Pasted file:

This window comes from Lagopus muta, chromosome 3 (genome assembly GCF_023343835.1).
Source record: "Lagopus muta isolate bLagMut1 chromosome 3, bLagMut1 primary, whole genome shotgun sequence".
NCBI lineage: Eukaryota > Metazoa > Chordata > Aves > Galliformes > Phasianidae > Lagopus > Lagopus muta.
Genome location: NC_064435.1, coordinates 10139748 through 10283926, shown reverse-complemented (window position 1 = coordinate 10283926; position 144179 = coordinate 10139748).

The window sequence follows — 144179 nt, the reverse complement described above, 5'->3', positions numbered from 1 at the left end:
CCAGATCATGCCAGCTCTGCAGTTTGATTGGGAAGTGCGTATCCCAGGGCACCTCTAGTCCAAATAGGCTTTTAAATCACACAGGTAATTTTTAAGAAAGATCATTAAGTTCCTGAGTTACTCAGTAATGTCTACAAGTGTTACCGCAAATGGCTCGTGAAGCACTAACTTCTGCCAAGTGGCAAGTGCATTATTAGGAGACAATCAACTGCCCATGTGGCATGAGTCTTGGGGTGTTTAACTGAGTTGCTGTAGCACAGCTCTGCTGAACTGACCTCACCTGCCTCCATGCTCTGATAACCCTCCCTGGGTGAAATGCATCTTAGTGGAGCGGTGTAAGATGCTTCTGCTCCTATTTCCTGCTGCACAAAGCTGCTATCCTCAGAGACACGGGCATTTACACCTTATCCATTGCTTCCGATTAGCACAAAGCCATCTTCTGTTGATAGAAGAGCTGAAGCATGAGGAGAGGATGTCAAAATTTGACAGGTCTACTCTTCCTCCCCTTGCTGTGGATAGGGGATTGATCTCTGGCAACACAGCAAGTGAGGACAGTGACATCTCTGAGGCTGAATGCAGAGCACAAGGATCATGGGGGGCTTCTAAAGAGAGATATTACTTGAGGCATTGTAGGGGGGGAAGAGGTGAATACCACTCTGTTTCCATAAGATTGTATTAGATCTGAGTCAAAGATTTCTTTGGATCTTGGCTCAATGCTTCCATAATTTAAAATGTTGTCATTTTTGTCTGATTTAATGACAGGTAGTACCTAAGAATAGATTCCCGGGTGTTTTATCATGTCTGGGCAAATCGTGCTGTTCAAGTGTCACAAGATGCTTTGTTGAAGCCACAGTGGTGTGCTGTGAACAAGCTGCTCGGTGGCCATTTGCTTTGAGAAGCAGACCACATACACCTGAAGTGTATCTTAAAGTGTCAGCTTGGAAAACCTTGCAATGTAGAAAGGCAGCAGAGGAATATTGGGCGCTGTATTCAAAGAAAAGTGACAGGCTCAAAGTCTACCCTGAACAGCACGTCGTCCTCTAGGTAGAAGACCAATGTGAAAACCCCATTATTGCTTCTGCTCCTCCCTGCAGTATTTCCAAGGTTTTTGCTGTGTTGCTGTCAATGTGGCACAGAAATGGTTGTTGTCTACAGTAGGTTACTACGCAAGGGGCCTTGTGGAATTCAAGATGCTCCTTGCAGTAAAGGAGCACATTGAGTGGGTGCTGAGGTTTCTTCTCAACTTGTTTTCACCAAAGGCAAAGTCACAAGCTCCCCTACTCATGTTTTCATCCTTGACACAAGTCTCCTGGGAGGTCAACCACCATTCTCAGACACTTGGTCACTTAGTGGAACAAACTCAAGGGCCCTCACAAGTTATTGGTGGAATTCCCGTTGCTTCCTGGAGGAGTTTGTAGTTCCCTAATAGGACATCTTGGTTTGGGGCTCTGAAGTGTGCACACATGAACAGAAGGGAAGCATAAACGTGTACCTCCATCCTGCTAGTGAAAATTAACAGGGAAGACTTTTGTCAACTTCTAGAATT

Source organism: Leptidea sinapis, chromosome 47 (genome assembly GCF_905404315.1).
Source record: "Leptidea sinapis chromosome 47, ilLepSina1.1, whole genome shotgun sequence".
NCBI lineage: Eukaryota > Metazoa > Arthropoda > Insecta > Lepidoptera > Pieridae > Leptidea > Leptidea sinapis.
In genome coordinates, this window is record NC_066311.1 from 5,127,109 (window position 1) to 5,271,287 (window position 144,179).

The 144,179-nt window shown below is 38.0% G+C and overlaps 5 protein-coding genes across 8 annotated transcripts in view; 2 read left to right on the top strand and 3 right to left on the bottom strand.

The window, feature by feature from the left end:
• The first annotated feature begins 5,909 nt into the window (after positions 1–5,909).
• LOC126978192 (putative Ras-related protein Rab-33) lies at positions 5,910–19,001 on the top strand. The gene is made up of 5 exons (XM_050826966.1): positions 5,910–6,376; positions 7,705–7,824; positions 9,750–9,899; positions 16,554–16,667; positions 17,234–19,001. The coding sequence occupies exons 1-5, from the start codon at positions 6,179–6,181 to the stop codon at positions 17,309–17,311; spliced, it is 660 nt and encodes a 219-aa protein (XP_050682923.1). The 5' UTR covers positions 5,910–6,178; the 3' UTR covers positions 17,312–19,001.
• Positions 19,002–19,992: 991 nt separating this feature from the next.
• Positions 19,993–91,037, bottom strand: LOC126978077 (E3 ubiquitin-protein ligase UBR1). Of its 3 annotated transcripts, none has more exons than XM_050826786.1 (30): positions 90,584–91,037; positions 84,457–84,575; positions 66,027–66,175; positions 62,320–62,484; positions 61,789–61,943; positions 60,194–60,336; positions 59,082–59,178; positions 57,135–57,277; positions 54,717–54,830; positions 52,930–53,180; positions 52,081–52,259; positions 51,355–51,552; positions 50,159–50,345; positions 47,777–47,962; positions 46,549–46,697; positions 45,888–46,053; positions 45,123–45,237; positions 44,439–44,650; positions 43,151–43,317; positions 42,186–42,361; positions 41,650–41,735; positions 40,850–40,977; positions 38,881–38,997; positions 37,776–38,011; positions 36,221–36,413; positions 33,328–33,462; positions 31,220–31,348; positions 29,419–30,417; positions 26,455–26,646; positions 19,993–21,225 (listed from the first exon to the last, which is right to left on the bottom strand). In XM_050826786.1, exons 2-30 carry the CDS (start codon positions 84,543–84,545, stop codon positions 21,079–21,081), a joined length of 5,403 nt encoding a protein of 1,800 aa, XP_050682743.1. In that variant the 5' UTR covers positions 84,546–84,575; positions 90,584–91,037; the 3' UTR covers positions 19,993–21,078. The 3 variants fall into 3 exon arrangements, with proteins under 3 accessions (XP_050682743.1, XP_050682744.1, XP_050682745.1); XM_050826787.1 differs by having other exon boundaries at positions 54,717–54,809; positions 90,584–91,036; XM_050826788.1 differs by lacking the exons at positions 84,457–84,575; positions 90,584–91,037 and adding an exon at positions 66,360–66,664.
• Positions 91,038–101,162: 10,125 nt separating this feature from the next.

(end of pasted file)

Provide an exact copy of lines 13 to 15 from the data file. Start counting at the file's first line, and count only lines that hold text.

• The first annotated feature begins 5,909 nt into the window (after positions 1–5,909).
• LOC126978192 (putative Ras-related protein Rab-33) lies at positions 5,910–19,001 on the top strand. The gene is made up of 5 exons (XM_050826966.1): positions 5,910–6,376; positions 7,705–7,824; positions 9,750–9,899; positions 16,554–16,667; positions 17,234–19,001. The coding sequence occupies exons 1-5, from the start codon at positions 6,179–6,181 to the stop codon at positions 17,309–17,311; spliced, it is 660 nt and encodes a 219-aa protein (XP_050682923.1). The 5' UTR covers positions 5,910–6,178; the 3' UTR covers positions 17,312–19,001.
• Positions 19,002–19,992: 991 nt separating this feature from the next.